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High resolution electron microscope inaugurated at the University of Cologne

The Institute of Biochemistry has installed a new Titan Krios electron microscope with a resolution so high that it allows scientists to watch proteins at work.

The new Titan Krios electron microscope has been put into operation at the Faculty of Mathematics and Natural Sciences. In 2017, the University of Cologne obtained a large-scale equipment grant of 5 million euros from the German Research Foundation (DFG) to launch a central platform for molecular cryo-EM StruBiTEM (structural biology cryo-transmission electron microscopy). At the heart of this platform is the Titan Krios electron microscope, now in operation, which allows scientists to observe proteins, the active building blocks of our cells, at work. The state-of-the-art instrument makes it possible to study even tiny proteins down to the atomic level. The molecular structure of these proteins can be revealed at a resolution of better than 2 angstroms, allowing  one to see the hole in an aromatic ring.

‘We can use this technique to look at proteins in their natural environment and determine where which amino acid sits in the protein, and thus determine their functional role,’ said scientific director of StrubiTEM Professor Dr Elmar Behrmann of the Institute of Biochemistry.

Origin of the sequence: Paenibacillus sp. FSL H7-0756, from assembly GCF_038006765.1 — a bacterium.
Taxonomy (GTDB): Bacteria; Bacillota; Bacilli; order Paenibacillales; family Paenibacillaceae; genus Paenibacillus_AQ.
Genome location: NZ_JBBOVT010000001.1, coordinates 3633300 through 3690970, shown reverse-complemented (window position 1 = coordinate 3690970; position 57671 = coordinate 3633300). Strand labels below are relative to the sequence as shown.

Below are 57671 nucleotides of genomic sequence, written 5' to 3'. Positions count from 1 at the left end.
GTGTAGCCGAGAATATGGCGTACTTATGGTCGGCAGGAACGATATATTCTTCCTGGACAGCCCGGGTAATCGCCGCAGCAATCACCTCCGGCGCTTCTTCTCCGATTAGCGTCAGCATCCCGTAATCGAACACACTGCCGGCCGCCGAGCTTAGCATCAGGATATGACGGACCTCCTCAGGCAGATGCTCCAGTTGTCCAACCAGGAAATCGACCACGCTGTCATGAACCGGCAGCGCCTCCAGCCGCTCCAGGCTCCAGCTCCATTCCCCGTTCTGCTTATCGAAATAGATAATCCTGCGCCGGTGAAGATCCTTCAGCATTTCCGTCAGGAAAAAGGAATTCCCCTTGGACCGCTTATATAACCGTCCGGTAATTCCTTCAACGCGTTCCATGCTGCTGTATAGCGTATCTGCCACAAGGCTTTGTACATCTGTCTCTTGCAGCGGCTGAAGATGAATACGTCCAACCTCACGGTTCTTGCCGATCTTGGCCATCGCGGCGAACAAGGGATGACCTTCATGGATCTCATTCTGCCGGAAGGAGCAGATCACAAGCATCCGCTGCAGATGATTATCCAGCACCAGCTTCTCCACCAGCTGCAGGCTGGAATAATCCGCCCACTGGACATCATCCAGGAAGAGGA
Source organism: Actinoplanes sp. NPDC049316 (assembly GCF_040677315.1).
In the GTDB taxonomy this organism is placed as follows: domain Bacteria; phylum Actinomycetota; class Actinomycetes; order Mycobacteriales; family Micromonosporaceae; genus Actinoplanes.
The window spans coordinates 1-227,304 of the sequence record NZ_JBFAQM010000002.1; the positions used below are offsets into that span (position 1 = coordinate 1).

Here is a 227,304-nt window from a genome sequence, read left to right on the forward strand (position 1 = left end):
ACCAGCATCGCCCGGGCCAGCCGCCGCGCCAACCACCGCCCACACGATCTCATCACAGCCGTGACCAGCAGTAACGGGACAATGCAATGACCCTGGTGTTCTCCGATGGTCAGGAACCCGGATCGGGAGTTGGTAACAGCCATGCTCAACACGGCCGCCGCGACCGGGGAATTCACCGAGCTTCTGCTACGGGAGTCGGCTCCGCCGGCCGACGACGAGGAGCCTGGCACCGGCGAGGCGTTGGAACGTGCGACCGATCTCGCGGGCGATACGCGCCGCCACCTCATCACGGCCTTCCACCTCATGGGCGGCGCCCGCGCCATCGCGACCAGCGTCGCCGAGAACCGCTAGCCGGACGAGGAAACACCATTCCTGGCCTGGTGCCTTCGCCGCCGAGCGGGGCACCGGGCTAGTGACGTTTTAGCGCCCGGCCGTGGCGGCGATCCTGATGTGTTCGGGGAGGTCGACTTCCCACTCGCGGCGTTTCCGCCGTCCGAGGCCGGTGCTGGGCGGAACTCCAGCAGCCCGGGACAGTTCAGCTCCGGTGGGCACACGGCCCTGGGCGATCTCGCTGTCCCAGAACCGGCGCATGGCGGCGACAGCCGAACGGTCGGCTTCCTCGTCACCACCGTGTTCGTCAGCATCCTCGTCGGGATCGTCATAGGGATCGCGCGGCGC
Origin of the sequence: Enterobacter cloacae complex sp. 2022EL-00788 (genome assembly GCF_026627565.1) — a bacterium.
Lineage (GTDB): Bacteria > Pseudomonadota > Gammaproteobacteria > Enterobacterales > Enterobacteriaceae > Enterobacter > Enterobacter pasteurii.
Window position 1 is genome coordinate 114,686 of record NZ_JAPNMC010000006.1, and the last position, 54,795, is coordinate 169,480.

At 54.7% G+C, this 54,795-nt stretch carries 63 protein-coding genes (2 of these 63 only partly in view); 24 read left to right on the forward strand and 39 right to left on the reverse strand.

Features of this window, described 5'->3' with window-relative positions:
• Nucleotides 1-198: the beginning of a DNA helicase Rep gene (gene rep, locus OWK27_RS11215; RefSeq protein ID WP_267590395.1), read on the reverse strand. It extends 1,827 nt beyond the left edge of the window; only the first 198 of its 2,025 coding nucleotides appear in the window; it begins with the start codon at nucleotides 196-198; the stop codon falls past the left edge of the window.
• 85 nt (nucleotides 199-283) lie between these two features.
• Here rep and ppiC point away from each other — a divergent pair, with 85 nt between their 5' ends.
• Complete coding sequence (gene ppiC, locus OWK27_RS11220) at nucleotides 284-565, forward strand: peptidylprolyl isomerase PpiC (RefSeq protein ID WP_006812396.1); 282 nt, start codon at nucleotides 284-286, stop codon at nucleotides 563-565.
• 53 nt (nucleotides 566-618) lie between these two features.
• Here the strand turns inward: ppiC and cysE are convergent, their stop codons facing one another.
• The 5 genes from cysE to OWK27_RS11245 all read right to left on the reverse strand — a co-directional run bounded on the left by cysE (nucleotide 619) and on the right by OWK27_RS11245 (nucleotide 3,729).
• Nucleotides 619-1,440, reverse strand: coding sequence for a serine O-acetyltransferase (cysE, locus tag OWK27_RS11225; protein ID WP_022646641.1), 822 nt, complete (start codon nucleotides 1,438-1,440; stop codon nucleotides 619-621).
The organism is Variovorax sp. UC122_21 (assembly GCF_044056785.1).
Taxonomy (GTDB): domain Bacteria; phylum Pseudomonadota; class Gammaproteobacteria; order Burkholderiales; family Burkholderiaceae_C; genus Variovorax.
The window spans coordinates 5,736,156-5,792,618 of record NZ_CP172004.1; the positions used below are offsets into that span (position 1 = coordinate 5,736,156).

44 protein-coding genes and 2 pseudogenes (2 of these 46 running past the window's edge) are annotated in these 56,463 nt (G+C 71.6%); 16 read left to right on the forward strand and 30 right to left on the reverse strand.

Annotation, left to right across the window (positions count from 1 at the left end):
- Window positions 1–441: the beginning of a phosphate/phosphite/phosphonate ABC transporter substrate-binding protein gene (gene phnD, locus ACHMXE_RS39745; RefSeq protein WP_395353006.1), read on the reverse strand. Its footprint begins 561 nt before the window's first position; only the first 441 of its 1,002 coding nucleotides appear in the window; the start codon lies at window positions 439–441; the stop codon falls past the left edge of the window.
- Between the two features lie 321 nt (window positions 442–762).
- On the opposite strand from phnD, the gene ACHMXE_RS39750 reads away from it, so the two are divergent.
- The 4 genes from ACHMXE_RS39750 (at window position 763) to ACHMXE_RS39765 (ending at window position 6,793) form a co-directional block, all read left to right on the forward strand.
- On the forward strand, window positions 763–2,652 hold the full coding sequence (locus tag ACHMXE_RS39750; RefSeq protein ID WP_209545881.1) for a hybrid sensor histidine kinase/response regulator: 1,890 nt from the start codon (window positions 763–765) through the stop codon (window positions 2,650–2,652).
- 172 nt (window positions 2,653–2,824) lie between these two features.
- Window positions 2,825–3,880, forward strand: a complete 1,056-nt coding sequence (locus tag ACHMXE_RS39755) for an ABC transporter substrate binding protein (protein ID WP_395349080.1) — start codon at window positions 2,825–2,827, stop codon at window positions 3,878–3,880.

The method’s diverse contributions range from discoveries in basic research to applications in clinical research. Specifically, these include current research on COVID-19 structures that have already been solved by this technology.

‘Among other things, establishing the method at the Faculty of Mathematics and Natural Sciences has the potential of building bridges between basic research and medical research in Cologne,’ Behrmann added. He also noted that the new technology has been met with great interest among researchers in Cologne: ‘We have already established collaborations with major research projects in Cologne and look forward to working together.’

In cryo-electron microscopy, samples, especially isolated proteins, but also viruses or polymers, are frozen at high speed within milliseconds. This prevents ice crystals from forming, which would destroy the structure of the proteins. This ensures that the samples viewed in the microscope correspond exactly to their state in solution – even time-resolved studies are possible to view a protein at different stages of its activity.

For freezing, the scientists use liquid-nitrogen cooled ethane: ‘We freeze so fast that the water does not have time to form crystals – within milliseconds,’ Behrmann remarked. ‘This corresponds to the time scale on which important structural changes take place in proteins. So we can be sure that they remain unaltered in their initial state.’

Media Contact:
Professor Dr. Elmar Behrmann
Institute of Biochemistry, University of Cologne
+49 221 470 76300

Press and Communications Team:
Robert Hahn
+49 221 470 2396

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